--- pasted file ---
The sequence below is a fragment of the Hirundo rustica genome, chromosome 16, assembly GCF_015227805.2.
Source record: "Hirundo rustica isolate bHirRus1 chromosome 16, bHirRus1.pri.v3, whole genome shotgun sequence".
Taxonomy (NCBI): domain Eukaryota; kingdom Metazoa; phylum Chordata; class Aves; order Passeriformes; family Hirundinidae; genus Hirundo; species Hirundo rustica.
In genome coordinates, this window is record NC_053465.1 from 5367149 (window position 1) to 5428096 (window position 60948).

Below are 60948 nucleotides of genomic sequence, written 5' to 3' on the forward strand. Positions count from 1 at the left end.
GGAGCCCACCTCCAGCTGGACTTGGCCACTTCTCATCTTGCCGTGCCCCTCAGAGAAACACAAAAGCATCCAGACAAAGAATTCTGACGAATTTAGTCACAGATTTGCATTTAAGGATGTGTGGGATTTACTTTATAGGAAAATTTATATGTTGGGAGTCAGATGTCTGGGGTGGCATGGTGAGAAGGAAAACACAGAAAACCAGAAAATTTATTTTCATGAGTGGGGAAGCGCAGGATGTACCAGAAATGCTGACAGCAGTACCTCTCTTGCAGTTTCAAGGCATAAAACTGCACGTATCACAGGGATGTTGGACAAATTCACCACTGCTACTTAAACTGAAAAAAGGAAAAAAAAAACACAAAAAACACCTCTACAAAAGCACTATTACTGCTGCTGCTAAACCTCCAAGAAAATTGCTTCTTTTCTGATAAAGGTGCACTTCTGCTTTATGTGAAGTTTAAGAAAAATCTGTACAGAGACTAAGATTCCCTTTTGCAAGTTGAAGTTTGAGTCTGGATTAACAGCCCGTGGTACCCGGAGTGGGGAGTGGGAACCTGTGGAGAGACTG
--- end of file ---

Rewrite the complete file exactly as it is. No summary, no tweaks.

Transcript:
The sequence below is a fragment of the Hirundo rustica genome, chromosome 16, assembly GCF_015227805.2.
Source record: "Hirundo rustica isolate bHirRus1 chromosome 16, bHirRus1.pri.v3, whole genome shotgun sequence".
Taxonomy (NCBI): domain Eukaryota; kingdom Metazoa; phylum Chordata; class Aves; order Passeriformes; family Hirundinidae; genus Hirundo; species Hirundo rustica.
In genome coordinates, this window is record NC_053465.1 from 5367149 (window position 1) to 5428096 (window position 60948).

Below are 60948 nucleotides of genomic sequence, written 5' to 3' on the forward strand. Positions count from 1 at the left end.
GGAGCCCACCTCCAGCTGGACTTGGCCACTTCTCATCTTGCCGTGCCCCTCAGAGAAACACAAAAGCATCCAGACAAAGAATTCTGACGAATTTAGTCACAGATTTGCATTTAAGGATGTGTGGGATTTACTTTATAGGAAAATTTATATGTTGGGAGTCAGATGTCTGGGGTGGCATGGTGAGAAGGAAAACACAGAAAACCAGAAAATTTATTTTCATGAGTGGGGAAGCGCAGGATGTACCAGAAATGCTGACAGCAGTACCTCTCTTGCAGTTTCAAGGCATAAAACTGCACGTATCACAGGGATGTTGGACAAATTCACCACTGCTACTTAAACTGAAAAAAGGAAAAAAAAAACACAAAAAACACCTCTACAAAAGCACTATTACTGCTGCTGCTAAACCTCCAAGAAAATTGCTTCTTTTCTGATAAAGGTGCACTTCTGCTTTATGTGAAGTTTAAGAAAAATCTGTACAGAGACTAAGATTCCCTTTTGCAAGTTGAAGTTTGAGTCTGGATTAACAGCCCGTGGTACCCGGAGTGGGGAGTGGGAACCTGTGGAGAGACTG